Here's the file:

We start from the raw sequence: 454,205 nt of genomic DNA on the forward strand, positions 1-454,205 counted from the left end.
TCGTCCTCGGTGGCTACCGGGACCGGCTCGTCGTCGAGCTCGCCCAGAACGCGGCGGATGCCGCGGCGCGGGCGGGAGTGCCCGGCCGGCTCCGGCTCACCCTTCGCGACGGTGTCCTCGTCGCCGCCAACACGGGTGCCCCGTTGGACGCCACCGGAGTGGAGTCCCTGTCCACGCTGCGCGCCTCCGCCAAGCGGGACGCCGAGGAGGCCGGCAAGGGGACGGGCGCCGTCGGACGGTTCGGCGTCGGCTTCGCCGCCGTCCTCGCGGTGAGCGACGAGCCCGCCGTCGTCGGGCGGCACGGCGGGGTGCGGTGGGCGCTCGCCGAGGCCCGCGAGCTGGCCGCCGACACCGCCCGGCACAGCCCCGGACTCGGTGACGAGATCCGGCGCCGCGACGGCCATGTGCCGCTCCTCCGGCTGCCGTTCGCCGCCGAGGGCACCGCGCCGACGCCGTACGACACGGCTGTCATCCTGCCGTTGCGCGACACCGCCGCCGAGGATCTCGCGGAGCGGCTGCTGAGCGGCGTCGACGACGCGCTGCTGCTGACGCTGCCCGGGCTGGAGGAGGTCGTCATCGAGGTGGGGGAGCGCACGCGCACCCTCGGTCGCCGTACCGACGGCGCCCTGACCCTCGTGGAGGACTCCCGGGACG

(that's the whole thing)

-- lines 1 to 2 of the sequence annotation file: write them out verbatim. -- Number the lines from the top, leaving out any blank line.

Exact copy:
We start from the raw sequence: 454,205 nt of genomic DNA on the forward strand, positions 1-454,205 counted from the left end.
TCGTCCTCGGTGGCTACCGGGACCGGCTCGTCGTCGAGCTCGCCCAGAACGCGGCGGATGCCGCGGCGCGGGCGGGAGTGCCCGGCCGGCTCCGGCTCACCCTTCGCGACGGTGTCCTCGTCGCCGCCAACACGGGTGCCCCGTTGGACGCCACCGGAGTGGAGTCCCTGTCCACGCTGCGCGCCTCCGCCAAGCGGGACGCCGAGGAGGCCGGCAAGGGGACGGGCGCCGTCGGACGGTTCGGCGTCGGCTTCGCCGCCGTCCTCGCGGTGAGCGACGAGCCCGCCGTCGTCGGGCGGCACGGCGGGGTGCGGTGGGCGCTCGCCGAGGCCCGCGAGCTGGCCGCCGACACCGCCCGGCACAGCCCCGGACTCGGTGACGAGATCCGGCGCCGCGACGGCCATGTGCCGCTCCTCCGGCTGCCGTTCGCCGCCGAGGGCACCGCGCCGACGCCGTACGACACGGCTGTCATCCTGCCGTTGCGCGACACCGCCGCCGAGGATCTCGCGGAGCGGCTGCTGAGCGGCGTCGACGACGCGCTGCTGCTGACGCTGCCCGGGCTGGAGGAGGTCGTCATCGAGGTGGGGGAGCGCACGCGCACCCTCGGTCGCCGTACCGACGGCGCCCTGACCCTCGTGGAGGACTCCCGGGACG